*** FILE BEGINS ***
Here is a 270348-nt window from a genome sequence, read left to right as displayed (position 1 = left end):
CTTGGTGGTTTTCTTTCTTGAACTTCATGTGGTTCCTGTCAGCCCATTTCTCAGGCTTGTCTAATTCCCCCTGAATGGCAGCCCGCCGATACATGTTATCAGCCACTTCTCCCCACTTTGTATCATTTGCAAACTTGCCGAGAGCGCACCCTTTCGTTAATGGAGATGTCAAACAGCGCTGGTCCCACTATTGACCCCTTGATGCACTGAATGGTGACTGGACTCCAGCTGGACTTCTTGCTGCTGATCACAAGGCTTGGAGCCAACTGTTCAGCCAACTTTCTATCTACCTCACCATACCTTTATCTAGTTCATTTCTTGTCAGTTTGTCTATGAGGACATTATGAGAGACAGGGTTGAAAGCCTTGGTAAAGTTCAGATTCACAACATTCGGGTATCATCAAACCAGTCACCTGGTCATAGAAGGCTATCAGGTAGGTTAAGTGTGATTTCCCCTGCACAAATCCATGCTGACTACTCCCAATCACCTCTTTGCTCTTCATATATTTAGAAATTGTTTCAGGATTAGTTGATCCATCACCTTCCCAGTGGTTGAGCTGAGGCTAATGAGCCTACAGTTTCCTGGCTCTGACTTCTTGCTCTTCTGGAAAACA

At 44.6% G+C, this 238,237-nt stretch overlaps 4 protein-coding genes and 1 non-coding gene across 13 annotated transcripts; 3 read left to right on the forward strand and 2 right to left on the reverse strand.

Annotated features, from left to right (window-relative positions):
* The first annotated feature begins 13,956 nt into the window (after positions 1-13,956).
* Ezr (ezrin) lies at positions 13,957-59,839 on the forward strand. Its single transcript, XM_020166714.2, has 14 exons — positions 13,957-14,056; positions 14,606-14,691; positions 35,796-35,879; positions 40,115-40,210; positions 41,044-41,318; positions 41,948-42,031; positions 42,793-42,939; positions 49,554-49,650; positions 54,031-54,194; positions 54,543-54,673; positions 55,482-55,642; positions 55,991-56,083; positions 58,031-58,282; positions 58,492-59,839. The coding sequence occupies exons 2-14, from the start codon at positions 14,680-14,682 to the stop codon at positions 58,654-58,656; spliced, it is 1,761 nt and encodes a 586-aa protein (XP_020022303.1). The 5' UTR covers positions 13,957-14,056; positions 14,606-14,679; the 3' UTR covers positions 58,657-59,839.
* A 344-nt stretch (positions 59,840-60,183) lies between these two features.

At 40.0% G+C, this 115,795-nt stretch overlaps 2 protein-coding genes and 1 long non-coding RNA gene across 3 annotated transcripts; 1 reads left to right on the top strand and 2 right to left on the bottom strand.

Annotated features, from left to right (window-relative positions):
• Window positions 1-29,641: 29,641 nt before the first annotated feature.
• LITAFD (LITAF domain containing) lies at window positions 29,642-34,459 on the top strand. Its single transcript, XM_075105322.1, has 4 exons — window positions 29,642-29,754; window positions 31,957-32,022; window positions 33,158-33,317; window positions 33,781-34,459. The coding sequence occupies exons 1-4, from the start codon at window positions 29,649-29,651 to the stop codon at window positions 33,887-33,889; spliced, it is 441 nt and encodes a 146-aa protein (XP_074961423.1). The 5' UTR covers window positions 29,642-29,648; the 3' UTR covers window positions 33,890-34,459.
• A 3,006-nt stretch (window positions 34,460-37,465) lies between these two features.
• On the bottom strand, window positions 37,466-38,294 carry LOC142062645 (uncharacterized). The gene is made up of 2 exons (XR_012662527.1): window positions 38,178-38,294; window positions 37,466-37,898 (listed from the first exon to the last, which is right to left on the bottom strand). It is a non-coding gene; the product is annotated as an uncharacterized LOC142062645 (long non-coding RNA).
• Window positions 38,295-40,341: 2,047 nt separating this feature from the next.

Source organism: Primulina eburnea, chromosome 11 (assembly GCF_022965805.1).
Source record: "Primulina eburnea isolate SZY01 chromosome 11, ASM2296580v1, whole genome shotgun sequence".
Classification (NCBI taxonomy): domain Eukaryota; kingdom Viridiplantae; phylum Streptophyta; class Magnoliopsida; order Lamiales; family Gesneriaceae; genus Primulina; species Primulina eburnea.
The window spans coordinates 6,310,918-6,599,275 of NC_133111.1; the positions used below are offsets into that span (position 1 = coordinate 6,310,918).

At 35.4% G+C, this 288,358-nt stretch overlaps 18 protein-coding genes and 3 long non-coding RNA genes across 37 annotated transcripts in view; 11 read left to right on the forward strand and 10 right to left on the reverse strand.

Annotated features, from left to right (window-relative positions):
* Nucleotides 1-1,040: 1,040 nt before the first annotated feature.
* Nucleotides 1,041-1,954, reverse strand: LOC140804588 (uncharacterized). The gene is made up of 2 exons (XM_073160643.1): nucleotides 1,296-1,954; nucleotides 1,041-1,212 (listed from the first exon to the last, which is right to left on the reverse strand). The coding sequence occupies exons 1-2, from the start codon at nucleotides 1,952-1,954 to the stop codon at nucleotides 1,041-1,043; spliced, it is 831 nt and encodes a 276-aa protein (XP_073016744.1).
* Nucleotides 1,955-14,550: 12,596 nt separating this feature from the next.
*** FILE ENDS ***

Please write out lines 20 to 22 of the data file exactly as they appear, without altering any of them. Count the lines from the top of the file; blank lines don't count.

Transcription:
Annotated features, from left to right (window-relative positions):
* Nucleotides 1-1,040: 1,040 nt before the first annotated feature.
* Nucleotides 1,041-1,954, reverse strand: LOC140804588 (uncharacterized). The gene is made up of 2 exons (XM_073160643.1): nucleotides 1,296-1,954; nucleotides 1,041-1,212 (listed from the first exon to the last, which is right to left on the reverse strand). The coding sequence occupies exons 1-2, from the start codon at nucleotides 1,952-1,954 to the stop codon at nucleotides 1,041-1,043; spliced, it is 831 nt and encodes a 276-aa protein (XP_073016744.1).